• Promote sideline support. Encourage players who aren't in the game to stay involved by cheering and supporting their teammates. This role keeps them involved in the action instead of glancing over to see what their parents are doing or what kind of food their friends are buying at the concession stand. Hearing teammates' cheers also provides extra encouragement for the players on the field.

  • Allow individual freedom — at times. Although you should sometimes give players individual freedom to create plays on their own, you need to do so within the team setting. At some point during the game, you may want to give your quarterback a chance to run the ball after dropping back to pass, and calling these types of plays are part of the game. But when that player ignores an open teammate he could have passed to because he wants to run, he threatens team chemistry. Remind that player that he has teammates for a reason and to be sure to look out for them.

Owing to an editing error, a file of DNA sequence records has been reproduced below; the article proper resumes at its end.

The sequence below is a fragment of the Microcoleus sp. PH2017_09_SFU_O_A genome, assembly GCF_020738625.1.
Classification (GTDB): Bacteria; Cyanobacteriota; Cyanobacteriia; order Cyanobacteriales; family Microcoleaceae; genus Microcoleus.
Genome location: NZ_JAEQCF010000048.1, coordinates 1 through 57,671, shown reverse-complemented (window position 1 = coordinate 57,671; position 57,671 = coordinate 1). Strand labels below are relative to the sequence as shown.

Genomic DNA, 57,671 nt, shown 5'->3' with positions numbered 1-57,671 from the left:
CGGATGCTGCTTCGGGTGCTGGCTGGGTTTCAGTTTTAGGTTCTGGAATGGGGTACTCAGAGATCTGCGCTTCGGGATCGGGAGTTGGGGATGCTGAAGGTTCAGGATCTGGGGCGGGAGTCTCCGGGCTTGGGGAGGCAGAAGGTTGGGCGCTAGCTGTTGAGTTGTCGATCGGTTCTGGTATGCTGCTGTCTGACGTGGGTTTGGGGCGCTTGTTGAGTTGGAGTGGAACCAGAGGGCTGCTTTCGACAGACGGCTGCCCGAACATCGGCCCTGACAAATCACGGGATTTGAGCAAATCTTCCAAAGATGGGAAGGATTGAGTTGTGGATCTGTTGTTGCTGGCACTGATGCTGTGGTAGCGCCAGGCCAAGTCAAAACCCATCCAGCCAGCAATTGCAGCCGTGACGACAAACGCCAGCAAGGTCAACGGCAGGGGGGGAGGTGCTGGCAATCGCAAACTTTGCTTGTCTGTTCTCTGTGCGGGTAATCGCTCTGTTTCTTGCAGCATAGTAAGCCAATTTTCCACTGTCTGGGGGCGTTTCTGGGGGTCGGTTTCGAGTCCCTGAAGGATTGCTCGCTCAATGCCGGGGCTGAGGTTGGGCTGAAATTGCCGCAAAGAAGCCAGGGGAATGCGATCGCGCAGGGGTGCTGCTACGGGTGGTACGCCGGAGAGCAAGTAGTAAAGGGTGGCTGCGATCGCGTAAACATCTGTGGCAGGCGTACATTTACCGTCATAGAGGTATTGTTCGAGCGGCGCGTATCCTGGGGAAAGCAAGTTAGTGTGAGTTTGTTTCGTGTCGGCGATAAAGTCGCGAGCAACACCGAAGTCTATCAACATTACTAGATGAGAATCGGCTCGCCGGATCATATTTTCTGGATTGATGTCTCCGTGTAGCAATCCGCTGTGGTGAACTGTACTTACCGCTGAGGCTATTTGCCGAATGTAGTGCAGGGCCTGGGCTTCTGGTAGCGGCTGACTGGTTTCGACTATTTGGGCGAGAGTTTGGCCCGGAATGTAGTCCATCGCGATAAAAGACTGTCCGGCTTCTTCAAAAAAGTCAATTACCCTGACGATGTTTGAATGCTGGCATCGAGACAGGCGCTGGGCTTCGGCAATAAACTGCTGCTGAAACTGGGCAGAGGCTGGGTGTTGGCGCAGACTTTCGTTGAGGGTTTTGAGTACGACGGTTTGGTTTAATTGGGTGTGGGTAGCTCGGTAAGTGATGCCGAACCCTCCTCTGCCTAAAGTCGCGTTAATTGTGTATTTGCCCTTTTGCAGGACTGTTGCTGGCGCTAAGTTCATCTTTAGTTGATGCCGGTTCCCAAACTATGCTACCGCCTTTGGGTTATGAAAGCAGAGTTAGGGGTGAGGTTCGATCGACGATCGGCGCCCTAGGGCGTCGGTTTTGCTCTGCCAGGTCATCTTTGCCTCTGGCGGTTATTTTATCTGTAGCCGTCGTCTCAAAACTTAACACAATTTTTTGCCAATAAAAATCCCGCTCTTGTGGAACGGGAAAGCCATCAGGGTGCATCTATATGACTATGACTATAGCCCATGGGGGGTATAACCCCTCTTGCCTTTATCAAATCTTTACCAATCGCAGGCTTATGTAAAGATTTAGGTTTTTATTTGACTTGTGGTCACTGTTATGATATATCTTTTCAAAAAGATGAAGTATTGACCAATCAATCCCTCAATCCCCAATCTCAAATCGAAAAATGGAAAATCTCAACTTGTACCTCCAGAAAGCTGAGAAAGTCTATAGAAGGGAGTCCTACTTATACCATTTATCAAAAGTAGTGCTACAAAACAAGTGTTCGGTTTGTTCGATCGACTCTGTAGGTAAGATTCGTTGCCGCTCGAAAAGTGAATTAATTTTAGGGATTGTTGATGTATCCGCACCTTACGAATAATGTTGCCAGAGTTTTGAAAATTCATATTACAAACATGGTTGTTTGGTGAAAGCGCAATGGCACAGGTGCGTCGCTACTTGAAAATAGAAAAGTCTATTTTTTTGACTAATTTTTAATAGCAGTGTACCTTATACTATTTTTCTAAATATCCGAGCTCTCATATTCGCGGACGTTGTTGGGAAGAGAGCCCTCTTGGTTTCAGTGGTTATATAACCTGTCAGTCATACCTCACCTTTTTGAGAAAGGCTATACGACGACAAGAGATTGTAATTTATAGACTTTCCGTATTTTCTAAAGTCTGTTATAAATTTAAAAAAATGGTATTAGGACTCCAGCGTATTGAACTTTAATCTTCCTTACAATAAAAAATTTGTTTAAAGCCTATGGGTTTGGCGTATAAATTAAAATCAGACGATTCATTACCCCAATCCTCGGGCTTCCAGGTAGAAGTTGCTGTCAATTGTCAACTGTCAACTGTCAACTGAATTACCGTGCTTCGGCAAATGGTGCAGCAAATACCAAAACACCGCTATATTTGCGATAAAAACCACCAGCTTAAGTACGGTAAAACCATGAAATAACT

• Avoid the captain syndrome. Continually relying on two or three players to serve as team captains throughout the season elevates them above the rest of the squad, but giving every player the opportunity to lead warm-ups in practice or head a drill infuses the team with the sense that everyone's equal. In most youth football programs, "official" team captains usually aren't required until around the age of 14. Naming temporary captains is just another tool you can use to build kids' self-esteem and make them feel like valued team members.